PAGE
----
How do I learn to preach without notes?
By Dr. Alyce M. McKenzie
The summer of 1977 I was the Duke summer ministry intern at the Page-Roseland Charge in rural North Carolina. I had just graduated from college and not yet begun my seminary studies. The morning I was to preach my first sermon I had several reasons for being extremely nervous. I had never preached before. I wasn’t sure how the congregation would take to a female minister, and, most agitating of all, my three uncles and their wives were planning to attend. I pulled up in the parking lot of the church at 9:20 am, in plenty of time for the 9:45 service. My manuscript, a Bible lesson drawing on the one commentary I owned, the Abingdon One Volume Commentary on the Bible, lay on the passenger seat beside me. I had cast a few furtive glances at it on the ride there, but had no coherent memory of what I had typed on those sheets of paper.
As I prepared to get out of the car, I saw the station wagon containing Uncle Jim and Aunt Lucy, Uncle Horace and Aunt Louise, and Uncle Bill and Aunt Catherine pull up, all of them waving cheerily at me. I got out of my 1974 Dodge Dart and closed the door, locking both my keys and my manuscript inside. This was in the days before technology that prevents such mishaps. As I gazed yearningly at the manuscript on the seat, the thought crossed my mind: “This situation would be so much better if I had any memory of what I typed on those papers.” Actually my thought was much shorter, but that was the underlying idea.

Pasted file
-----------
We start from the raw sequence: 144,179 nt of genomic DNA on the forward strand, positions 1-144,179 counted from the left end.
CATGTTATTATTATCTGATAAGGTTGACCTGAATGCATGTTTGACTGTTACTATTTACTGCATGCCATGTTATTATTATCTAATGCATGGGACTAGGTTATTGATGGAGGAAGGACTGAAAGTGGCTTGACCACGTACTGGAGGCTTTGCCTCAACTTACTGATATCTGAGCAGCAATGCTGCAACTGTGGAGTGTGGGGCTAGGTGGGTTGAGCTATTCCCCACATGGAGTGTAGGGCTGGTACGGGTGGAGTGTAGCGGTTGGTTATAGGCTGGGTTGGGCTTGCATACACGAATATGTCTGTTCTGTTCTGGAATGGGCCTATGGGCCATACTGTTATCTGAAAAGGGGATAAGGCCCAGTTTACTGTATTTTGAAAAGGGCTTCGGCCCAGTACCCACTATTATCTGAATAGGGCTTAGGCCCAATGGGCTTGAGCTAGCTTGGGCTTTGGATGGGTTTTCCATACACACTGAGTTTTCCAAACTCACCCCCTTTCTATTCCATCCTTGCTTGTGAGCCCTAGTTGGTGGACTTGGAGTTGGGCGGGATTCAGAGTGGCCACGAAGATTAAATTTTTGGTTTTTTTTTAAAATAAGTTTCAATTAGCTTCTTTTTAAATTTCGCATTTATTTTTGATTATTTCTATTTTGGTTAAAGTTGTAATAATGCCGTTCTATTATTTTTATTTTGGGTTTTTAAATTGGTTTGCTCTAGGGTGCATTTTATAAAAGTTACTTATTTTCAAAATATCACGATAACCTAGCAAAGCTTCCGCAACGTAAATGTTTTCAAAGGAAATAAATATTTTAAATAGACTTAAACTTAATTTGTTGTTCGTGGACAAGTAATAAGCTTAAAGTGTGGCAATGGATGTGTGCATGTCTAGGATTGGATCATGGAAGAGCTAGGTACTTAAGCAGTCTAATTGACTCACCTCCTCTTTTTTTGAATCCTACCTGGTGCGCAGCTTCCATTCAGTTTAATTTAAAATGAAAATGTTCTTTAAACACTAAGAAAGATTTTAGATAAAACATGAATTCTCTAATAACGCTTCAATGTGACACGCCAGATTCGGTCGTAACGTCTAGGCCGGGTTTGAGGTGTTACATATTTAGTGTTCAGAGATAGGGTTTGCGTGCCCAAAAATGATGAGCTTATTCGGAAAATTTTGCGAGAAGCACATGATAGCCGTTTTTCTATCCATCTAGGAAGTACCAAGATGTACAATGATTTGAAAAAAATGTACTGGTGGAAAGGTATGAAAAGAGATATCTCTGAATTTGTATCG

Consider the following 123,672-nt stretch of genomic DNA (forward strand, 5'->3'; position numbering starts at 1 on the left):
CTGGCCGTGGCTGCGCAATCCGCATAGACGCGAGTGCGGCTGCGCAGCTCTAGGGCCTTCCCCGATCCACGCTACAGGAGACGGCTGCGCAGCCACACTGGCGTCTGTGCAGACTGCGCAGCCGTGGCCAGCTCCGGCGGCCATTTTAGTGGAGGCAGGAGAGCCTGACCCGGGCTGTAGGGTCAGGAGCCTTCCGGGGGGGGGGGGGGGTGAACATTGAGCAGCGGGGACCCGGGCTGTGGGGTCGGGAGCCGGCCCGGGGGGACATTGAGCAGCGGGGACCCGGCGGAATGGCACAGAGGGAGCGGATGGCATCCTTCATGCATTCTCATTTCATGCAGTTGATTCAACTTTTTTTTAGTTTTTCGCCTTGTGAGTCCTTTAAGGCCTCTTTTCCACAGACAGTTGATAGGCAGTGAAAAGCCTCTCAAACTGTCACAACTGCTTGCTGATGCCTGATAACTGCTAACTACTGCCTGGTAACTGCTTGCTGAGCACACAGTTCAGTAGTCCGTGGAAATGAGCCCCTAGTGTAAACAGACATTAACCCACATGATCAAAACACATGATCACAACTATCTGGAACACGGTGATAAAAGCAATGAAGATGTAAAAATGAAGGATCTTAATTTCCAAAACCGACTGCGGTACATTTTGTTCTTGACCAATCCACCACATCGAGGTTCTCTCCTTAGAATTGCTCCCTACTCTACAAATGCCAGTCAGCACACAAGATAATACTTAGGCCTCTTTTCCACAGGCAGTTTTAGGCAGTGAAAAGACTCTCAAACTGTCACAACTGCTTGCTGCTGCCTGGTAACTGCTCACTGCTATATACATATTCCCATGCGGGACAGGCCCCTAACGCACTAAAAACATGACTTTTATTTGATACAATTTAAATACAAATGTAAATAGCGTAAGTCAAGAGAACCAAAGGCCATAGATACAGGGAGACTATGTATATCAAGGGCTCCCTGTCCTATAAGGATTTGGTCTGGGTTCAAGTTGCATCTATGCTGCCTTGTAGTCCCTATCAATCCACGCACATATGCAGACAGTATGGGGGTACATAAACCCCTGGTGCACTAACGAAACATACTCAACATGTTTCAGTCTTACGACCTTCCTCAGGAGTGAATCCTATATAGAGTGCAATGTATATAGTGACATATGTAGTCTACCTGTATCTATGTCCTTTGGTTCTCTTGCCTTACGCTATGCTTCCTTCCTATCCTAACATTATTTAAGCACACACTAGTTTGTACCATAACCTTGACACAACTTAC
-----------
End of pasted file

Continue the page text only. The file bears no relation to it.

Thus began my journey to preaching without notes. For about the next 10 years I preached with a manuscript, making sure never again to lock it in my car. Though one time the custodian did toss it while cleaning the sanctuary between services. I would draw hieroglyphics in the margins, a car if it was a story about a car, John Wesley on a horse if it was a story about John Wesley and his horse, etc. I would highlight topic sentences and write key words in the margins. That way I could look down and quickly refresh my memory. Then, for the next 10 years, I preached from an outline. I would trim a manila folder to the size of my Bible, bend it so it would flatten out and fold it in half. That gave me four pages on which to write the outline. I would place it in my Bible and refer to it when needed. I would try to commit the beginning and ending to memory. This meant I had to hold the Bible the whole time I preached.